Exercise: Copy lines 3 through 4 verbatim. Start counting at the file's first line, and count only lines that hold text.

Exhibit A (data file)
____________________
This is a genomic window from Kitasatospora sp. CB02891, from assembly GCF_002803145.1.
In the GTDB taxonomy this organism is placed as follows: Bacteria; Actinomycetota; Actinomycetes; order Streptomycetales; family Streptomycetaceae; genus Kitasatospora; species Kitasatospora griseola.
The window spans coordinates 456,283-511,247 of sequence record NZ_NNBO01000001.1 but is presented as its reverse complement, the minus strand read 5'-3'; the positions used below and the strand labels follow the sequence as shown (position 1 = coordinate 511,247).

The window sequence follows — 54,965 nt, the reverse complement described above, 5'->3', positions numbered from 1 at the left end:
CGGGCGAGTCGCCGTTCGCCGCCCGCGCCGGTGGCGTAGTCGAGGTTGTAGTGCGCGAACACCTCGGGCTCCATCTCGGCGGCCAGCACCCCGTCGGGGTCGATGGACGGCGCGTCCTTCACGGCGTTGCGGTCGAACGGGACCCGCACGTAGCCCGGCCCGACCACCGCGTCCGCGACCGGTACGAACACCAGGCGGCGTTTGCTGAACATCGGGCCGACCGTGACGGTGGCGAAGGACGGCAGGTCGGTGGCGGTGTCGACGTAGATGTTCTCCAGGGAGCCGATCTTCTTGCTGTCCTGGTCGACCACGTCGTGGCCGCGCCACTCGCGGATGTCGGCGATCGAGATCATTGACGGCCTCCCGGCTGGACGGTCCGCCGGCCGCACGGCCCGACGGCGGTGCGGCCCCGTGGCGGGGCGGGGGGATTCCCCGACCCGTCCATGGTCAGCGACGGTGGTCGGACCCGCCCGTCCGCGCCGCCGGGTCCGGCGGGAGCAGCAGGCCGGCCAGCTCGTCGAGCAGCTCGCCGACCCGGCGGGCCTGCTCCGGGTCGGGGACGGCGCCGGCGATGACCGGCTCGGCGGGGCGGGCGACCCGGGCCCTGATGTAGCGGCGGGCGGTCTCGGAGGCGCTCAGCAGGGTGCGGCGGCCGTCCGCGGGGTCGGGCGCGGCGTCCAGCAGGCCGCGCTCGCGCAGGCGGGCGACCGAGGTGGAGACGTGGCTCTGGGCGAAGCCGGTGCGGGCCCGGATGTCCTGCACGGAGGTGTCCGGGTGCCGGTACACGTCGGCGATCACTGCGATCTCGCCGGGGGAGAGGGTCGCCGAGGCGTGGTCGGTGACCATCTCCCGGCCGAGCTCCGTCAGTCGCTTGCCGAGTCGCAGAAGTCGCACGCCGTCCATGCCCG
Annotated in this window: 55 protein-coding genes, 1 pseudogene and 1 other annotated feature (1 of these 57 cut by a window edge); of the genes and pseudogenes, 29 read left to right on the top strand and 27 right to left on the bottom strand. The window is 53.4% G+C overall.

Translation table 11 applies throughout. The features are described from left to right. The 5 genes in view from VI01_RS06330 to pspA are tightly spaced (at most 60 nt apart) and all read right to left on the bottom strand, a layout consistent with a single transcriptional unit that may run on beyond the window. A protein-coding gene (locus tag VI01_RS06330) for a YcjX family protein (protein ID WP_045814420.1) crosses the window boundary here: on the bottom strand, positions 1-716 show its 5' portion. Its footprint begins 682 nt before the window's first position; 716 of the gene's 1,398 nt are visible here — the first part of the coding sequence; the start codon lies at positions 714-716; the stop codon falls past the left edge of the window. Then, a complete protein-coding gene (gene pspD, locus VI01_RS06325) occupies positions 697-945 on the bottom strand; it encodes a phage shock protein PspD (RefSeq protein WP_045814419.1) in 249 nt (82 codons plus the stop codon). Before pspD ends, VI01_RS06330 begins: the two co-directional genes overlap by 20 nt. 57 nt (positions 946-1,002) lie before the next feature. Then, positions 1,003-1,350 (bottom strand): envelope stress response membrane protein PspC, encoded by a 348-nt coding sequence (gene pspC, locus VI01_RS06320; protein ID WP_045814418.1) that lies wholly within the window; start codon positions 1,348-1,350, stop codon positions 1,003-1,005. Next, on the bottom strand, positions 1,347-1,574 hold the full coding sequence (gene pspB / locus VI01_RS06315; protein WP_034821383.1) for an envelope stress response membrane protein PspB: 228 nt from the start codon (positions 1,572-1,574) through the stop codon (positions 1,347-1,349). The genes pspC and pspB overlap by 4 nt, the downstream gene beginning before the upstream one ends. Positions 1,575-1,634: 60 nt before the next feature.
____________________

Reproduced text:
The window spans coordinates 456,283-511,247 of sequence record NZ_NNBO01000001.1 but is presented as its reverse complement, the minus strand read 5'-3'; the positions used below and the strand labels follow the sequence as shown (position 1 = coordinate 511,247).

The window sequence follows — 54,965 nt, the reverse complement described above, 5'->3', positions numbered from 1 at the left end: